Making people like you mad is one of the things I’m most proud of with this blog post.

  34. I’ve been a fan since 2000, found their music comforting during a difficult time for me. I’m happy to say I’m still a fan. Yes, the music has changed a bit but to say that the music isn’t personal anymore is ludicrous, you aren’t them so you couldn’t possibly know. Maybe the lyrics aren’t as deep anymore, I’ll acknowledge that but they are still very talented folks who put on a lovely live show.

    So they “sold out” and began marketing their image and sound a bit, you can’t blame a band who truly loves playing music for doing that, it’s what pays the bills. If not for the change I’m sure they would have all had to put music more on the back burner to support themselves. They made music their career and I for one cannot blame them.

    Maybe I’m holding on to a fantasy, maybe I’m crazy but my love for Alkaline Trio has yet to fade.

    • Am I alone in understanding the nuance between “making music as a living” and what seems to be termed as “selling out?” Why would I ever fault someone for making music as a career? It’s when you go from the honesty of a punk band to something aspiring to the imagery and market presence of KISS that is the problem.

  35. I started listening to Alkaline Trio in 99ish and they are still one of my all time favorite bands. I just actually got the heart snd skull tattoo last week. Anyway, while I do agree the sound has changed a lot over the years and there are some downright awful songs I have to disagree on the lyrics not being dark anymore because i can definitely still find the darkness in them that I’ve always known and loved.

    Also, if I ever make it to another show and i see drunk bros with their tribal tattoos yelling “stupid kid” after every song I will set someone on fire. See, huge influence lol.

  36. Rumjo64@gmail.com

    Now I might get some hate for this, but decade ago…I was that Hot Topic Emo kid. That is actually how I discovered and still love them today. I first discovered Alk3 through songs such as Radio, Clavicle, and Goodbye Forever. As a kid though I found the songs odd, but catchy. Eventually I started listening to Crimson and loved it even though it doesn’t hold up too well today. Then Agony & Irony came out and a girl I liked a lot loved this album, so I did too. Gave it a listen a bit ago and my god…how did I like half those songs. Even nostalgia couldn’t help. But the songs that definitely hold up and relate to me are the first few albums. Goddammit helped me deal with alcoholism and a horrible break up of 4 years. Just so many problems that these songs can relate with me and I can believe these guys felt the same way. It just seems that Goddammit, Split 2002, and the Alkaline Trio 2000 comp are the real deal. Just my opinion, but I just don’t feel the same honesty in other albums or bands.

    Looking for bands with these kind of lyrics and sound, so if anyone knows hit me up.

  37. I’m sure this probably won’t be read by anyone at this point but I just figured I’ll leave this here anyway. You’re an idiot. You think it was only because the record label that Porter was ousted? Let’s think about the fact that Jawbreaker may have been their biggest influence first off; their name came from the fact that they were a trio (like their favorite band Jawbreaker) so they wanted to incorporate that in their name and settled on “alkaline” to come before it. You don’t think that you’d be pretty pissed off that your bandmate sent a box of shit to your idol’s doorstep? Obviously you’re so awesomely punk rock. And as far as your view on “my standard break from life goes,” get the fuck over it. When people and bands grow older they don’t have the need (or even the right, honestly) to sing about the same things they did when they were around 21-years-old. Trying to compare them to Green Day with that one song reference shows your ignorance. Oh, and last but not least: Armageddon’s lyrics were actually awesome and heartfelt. That song was written for the fans that were already calling them sellouts because they signed to a “major label.” Do some research and make sure you know what you’re talking about before you post something like this for everyone to see you prick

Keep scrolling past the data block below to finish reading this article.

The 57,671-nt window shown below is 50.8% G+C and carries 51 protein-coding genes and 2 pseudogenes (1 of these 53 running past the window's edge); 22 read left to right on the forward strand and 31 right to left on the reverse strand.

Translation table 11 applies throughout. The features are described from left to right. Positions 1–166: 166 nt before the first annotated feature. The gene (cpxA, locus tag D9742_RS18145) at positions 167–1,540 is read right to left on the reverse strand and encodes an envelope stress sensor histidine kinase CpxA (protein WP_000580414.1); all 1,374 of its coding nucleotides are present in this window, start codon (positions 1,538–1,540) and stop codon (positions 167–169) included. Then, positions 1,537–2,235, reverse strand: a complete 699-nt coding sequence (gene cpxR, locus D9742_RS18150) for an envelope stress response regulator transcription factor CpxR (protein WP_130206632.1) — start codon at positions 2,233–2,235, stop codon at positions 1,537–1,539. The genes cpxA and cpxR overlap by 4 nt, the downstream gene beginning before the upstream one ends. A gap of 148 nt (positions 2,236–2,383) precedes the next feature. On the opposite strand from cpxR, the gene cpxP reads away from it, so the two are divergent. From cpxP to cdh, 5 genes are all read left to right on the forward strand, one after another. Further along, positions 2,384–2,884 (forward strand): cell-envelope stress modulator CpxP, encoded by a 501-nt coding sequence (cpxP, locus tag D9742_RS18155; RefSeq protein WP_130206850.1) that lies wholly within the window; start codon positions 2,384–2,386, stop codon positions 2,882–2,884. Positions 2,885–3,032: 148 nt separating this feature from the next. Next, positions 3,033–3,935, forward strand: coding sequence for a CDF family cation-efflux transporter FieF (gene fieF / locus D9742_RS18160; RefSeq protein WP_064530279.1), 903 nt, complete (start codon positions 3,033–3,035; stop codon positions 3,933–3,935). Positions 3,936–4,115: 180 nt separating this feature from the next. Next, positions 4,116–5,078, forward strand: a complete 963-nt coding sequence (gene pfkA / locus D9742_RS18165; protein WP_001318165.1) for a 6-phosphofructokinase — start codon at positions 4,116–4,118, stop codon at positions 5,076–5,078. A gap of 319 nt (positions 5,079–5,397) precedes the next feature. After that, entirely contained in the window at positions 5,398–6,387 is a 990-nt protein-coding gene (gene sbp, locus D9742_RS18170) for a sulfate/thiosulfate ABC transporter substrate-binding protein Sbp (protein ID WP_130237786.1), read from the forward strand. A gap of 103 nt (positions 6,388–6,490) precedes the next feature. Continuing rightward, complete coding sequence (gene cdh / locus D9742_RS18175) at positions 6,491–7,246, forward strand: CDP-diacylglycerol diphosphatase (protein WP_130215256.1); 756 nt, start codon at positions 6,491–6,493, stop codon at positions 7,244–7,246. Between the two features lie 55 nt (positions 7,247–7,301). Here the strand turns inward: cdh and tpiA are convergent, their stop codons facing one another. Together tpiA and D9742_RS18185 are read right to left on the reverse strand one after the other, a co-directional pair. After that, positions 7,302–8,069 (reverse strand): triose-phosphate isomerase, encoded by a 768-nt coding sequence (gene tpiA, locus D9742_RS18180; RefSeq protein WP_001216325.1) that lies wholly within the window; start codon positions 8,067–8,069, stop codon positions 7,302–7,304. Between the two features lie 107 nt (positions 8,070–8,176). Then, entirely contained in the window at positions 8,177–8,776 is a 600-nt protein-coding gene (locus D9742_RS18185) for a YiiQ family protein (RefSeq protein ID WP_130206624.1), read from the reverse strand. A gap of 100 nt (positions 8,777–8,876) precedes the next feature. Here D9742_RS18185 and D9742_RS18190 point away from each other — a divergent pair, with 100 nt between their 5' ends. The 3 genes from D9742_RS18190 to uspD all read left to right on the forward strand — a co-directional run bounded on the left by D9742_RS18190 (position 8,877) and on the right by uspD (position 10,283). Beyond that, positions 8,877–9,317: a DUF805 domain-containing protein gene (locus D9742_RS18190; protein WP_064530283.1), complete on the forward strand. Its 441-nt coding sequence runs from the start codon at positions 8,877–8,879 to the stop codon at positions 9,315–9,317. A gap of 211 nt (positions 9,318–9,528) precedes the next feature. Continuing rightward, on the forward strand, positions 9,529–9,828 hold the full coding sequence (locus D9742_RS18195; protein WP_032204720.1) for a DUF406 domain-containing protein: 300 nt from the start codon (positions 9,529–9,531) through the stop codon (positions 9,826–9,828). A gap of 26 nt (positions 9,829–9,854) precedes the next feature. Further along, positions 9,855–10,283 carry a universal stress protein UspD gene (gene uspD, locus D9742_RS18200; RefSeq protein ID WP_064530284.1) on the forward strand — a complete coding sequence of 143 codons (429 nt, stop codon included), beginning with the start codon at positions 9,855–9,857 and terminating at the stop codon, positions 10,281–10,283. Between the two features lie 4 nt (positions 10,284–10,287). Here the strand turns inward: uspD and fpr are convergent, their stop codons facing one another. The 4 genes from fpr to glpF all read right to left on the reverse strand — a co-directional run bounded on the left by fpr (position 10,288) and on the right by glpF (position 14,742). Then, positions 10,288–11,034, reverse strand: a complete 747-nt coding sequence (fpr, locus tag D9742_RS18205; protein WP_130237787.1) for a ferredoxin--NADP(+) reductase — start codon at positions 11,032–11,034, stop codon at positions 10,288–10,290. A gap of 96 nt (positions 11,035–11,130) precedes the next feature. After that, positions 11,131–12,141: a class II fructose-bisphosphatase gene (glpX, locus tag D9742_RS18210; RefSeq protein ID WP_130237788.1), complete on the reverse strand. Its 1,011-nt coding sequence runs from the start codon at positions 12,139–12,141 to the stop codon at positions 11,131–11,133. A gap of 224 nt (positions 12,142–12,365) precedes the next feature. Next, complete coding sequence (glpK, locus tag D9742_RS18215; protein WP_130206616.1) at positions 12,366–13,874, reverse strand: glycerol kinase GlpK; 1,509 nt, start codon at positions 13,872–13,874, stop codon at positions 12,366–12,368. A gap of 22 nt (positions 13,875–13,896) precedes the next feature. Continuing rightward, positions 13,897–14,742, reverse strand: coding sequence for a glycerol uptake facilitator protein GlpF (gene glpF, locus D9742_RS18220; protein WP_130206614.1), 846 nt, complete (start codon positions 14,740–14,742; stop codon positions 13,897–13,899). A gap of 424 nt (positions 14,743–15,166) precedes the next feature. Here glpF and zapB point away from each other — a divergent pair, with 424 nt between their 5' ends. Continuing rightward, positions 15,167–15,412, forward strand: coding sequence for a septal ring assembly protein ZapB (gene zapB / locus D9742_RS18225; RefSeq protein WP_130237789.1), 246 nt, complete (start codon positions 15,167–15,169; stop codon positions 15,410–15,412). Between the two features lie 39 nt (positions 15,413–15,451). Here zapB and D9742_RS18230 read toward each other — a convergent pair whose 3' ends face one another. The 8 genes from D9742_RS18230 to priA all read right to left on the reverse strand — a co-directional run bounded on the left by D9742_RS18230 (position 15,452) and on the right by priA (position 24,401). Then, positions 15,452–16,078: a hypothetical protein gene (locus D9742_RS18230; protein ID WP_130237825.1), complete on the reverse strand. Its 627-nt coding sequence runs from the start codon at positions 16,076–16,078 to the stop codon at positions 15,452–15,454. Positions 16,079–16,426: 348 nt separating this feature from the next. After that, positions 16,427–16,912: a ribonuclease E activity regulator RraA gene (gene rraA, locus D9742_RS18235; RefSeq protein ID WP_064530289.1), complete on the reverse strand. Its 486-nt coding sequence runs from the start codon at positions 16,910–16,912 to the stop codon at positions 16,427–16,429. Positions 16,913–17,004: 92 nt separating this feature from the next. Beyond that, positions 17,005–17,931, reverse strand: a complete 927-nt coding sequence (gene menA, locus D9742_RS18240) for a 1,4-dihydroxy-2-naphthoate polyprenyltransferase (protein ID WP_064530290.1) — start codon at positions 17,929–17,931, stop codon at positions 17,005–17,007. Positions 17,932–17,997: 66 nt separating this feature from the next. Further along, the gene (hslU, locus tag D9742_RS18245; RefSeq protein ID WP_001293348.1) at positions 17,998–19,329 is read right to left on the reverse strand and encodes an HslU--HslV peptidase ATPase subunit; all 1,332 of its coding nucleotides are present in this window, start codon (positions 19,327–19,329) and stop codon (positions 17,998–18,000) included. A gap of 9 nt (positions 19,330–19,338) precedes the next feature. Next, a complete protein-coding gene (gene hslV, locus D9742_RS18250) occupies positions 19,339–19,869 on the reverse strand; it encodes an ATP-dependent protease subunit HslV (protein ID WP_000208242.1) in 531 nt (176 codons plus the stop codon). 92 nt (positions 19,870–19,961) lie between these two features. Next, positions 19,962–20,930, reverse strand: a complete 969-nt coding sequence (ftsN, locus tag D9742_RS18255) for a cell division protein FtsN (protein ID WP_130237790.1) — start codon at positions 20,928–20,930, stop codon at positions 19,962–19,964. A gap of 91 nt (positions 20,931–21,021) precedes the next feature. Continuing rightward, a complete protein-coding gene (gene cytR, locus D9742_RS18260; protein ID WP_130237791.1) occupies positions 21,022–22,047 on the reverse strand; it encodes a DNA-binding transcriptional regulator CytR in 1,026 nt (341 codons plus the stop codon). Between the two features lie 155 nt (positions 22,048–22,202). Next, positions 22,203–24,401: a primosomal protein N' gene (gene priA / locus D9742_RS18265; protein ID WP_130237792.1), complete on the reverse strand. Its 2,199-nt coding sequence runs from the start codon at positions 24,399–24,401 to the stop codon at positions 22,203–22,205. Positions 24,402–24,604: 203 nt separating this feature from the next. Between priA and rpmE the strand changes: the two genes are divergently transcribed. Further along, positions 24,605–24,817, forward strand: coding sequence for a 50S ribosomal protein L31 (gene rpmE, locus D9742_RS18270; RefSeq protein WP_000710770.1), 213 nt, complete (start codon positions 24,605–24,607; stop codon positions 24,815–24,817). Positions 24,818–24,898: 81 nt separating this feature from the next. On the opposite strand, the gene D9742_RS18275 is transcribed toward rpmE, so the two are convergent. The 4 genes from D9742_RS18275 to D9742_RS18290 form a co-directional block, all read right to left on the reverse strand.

38. You’re fucking dumb as shit.

  39. It’s sucks…But many bands get tired and yearn for some kind of return. I mean come on, every person who has EVER picked up a musical instrument did it with this idealogical picture in their mind of sold out shows, panties dropping and mountains of cocaine/money all while touring the world. After ten years and barely scraping by…Maturity…jealously longing for that one hit wonder other bands in the genre ascertain. Many bands have done it. Fuck, Black Flag was in MTV back in the day. Many people said Blink 182 “sold out” or were never “punk”..Fuck that. Cheshire cat is punk as fuck. If you don’t enjoy the music, cool…But unless you dedicate 10-20 years of your life and get nothing out of it but pussy and top ramen noodles… Eventually (if your smart) you will look out for your future